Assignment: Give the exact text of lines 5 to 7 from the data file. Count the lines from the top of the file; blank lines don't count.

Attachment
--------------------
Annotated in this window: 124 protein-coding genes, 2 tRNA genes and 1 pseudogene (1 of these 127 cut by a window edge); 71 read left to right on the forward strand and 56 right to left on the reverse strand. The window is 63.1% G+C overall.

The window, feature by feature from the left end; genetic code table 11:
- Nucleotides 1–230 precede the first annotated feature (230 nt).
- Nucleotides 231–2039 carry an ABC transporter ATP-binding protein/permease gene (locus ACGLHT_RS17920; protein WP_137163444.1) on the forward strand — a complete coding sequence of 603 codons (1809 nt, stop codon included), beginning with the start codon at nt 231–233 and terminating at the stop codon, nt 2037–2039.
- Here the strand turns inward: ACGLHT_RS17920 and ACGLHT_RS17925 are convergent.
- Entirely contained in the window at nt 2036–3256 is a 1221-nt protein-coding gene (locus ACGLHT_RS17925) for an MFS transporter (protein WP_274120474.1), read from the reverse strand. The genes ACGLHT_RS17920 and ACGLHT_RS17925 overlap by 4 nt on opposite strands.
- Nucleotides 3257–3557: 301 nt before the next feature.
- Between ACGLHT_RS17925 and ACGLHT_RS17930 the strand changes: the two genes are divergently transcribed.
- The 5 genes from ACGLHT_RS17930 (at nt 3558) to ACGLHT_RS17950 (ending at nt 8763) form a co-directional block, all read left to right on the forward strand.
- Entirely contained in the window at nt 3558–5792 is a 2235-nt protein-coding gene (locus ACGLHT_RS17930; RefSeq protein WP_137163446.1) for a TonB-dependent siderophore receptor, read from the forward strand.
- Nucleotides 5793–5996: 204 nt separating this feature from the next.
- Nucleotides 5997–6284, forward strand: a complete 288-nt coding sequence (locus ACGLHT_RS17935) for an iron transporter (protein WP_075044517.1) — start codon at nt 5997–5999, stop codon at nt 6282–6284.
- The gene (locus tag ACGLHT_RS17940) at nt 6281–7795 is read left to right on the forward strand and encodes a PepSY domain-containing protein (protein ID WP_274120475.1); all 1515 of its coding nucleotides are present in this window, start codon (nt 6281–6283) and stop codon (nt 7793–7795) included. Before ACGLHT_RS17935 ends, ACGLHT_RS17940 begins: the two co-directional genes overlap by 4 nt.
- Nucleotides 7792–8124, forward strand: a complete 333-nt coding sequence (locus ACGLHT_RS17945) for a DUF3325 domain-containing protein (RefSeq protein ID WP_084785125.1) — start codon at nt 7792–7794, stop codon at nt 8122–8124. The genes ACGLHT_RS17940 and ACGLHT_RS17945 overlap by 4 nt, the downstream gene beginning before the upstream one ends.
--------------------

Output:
- Here the strand turns inward: ACGLHT_RS17920 and ACGLHT_RS17925 are convergent.
- Entirely contained in the window at nt 2036–3256 is a 1221-nt protein-coding gene (locus ACGLHT_RS17925) for an MFS transporter (protein WP_274120474.1), read from the reverse strand. The genes ACGLHT_RS17920 and ACGLHT_RS17925 overlap by 4 nt on opposite strands.
- Nucleotides 3257–3557: 301 nt before the next feature.